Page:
KABUL (Reuters) - The commander of U.S. and NATO forces in Afghanistan, U.S. Army General Stanley McChrystal, has sent his long-awaited review of strategy in Afghanistan to his bosses in the United States and NATO.
In a brief statement to announce that his confidential assessment was complete, McChrystal described the situation in Afghanistan as serious but said the 8-year-old war could still be won with a revised strategy.
Although the document has not been released, McChrystal has given recent interviews in which he has discussed his views of the war. Here are some of the findings likely to be in the review.
Q: What is it likely to say about additional troops?
A: The review itself does not spell out how many troops McChrystal thinks he needs to carry out his revised strategy, probably the single most politically fraught question at a time when the war is being questioned back in the United States. His estimate of troop requirements will come separately and are expected fairly soon. Some of McChrystal’s battlefield commanders have made clear that they want more troops but the White House is going to have to balance any request against the political fallout of escalating the war further, as well as the needs of its forces still stationed in Iraq.
Defense Secretary Robert Gates has in the past noted that the Soviets had about 120,000 troops in Afghanistan in the 1980s, and said he was concerned that too big a force could alienate Afghans.
McChrystal now has about 103,000 Western troops under his command, due to increase to about 110,000 by the end of the year, about two thirds of them American.
Q: Where will he send his forces?
A: McChrystal has often spoken about the need to change the focus from hunting insurgents to protecting the population, the main tenet of the counter-insurgency approach developed for Iraq by General David Petraeus, now McChrystal’s boss at Central Command. This means pushing troops into more densely populated areas, such as the Helmand River valley — where thousands of Marines were already deployed in July — and Kandahar in the south. He may also reduce the presence in less-populated mountain valleys where there are fewer Afghans to protect.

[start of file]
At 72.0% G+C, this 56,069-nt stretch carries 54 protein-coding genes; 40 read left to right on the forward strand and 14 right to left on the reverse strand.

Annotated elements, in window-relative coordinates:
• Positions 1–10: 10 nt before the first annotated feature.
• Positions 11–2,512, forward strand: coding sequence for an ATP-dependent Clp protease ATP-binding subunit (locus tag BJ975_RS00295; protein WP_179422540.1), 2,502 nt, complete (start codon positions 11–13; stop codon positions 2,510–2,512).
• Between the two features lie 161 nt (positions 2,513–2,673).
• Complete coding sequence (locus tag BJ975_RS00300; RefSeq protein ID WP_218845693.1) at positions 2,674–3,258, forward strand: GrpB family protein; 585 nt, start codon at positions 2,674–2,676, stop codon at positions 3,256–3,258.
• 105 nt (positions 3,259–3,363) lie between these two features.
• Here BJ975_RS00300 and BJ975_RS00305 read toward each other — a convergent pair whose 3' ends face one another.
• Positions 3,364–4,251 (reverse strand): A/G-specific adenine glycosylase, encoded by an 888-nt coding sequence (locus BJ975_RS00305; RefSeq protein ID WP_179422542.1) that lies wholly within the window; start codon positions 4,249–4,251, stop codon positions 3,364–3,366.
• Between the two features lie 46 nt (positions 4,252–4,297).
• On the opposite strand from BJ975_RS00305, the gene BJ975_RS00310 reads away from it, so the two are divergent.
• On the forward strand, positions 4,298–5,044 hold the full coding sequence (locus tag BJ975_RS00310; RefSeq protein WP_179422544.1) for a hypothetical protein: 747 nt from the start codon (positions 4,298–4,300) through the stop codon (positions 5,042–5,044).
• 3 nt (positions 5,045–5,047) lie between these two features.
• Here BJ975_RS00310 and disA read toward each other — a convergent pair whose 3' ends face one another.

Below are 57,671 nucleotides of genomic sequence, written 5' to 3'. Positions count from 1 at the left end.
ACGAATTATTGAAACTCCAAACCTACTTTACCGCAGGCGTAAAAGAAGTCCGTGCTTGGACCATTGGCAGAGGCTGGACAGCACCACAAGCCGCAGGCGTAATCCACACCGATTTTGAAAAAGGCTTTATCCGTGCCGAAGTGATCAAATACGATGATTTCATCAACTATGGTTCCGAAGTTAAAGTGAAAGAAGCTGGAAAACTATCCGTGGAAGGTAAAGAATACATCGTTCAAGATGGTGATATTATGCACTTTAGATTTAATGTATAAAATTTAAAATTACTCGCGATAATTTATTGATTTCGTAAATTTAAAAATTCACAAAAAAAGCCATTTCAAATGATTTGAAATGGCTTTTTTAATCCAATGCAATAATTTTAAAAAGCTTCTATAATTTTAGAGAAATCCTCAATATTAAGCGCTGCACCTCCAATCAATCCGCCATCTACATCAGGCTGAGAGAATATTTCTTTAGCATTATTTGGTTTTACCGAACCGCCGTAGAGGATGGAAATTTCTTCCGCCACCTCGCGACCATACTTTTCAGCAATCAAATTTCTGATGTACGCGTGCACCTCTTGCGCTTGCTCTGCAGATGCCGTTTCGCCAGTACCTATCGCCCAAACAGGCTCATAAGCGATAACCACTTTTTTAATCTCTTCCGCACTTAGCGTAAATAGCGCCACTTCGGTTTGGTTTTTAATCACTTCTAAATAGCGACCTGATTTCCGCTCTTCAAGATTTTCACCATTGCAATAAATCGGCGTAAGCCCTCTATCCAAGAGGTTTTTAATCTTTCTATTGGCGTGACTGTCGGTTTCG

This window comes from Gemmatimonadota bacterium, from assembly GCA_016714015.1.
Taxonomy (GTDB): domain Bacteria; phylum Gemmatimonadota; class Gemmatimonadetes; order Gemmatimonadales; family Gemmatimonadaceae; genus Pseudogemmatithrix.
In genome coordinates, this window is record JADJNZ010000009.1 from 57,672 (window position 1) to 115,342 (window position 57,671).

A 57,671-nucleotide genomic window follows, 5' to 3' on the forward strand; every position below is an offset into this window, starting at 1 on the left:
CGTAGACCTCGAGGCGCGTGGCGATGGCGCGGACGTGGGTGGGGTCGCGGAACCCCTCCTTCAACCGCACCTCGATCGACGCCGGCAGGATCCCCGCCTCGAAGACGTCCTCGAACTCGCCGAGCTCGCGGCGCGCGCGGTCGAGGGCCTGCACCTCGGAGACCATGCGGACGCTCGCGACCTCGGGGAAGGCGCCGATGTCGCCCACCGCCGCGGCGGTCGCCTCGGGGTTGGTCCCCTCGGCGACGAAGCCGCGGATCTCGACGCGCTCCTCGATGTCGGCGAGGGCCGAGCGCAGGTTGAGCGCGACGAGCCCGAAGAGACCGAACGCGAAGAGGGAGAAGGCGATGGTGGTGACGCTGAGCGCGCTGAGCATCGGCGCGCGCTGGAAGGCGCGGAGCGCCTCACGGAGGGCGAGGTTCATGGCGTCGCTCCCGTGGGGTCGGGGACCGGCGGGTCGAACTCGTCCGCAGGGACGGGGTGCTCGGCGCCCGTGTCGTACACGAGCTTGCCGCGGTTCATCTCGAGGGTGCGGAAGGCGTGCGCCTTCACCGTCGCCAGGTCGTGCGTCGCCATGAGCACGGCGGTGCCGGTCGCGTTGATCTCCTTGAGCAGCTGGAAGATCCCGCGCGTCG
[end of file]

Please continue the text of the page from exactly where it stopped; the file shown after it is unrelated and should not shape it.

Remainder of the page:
McChrystal has also said the Taliban are spreading out of their traditional areas in the south and east and into the north and west, where NATO forces from European countries have traditionally avoided combat. He may deploy additional Americans to these areas.
Q: What about Afghan forces?
A: Afghanistan has much smaller and less well-trained army and police force than Iraq and McChrystal is expected to recommend accelerating plans to expand them as a principal goal. There are now between 80,000 and 90,000 soldiers and a similar number of police, but Western military and political leaders have discussed more than doubling their number to a total security force of about 400,000. This would require more foreign troops to serve as trainers.
Q: What about non-military goals?
A: McChrystal often emphasizes non-military objectives and his review is likely to call for a beefed-up and more coherent civilian-military effort to improve how Afghanistan is run, with extra Western civilians deployed into provinces. This would probably involve greater effort to direct international aid through Afghan government channels at the central and regional level and more support for measures to fight corruption.
Q: What about drugs?
A: Afghanistan produces nearly all of the world’s crop of opium poppy, used to make heroin. U.S. commanders say the drug trade funds the Taliban and other insurgent groups. McChrystal’s report is likely to call for better measures to persuade farmers to grow other crops and to battle drug traffickers. The Obama administration has turned away from eradication programs, which many U.S. officials say have not been effective.
Editing by Phil Stewart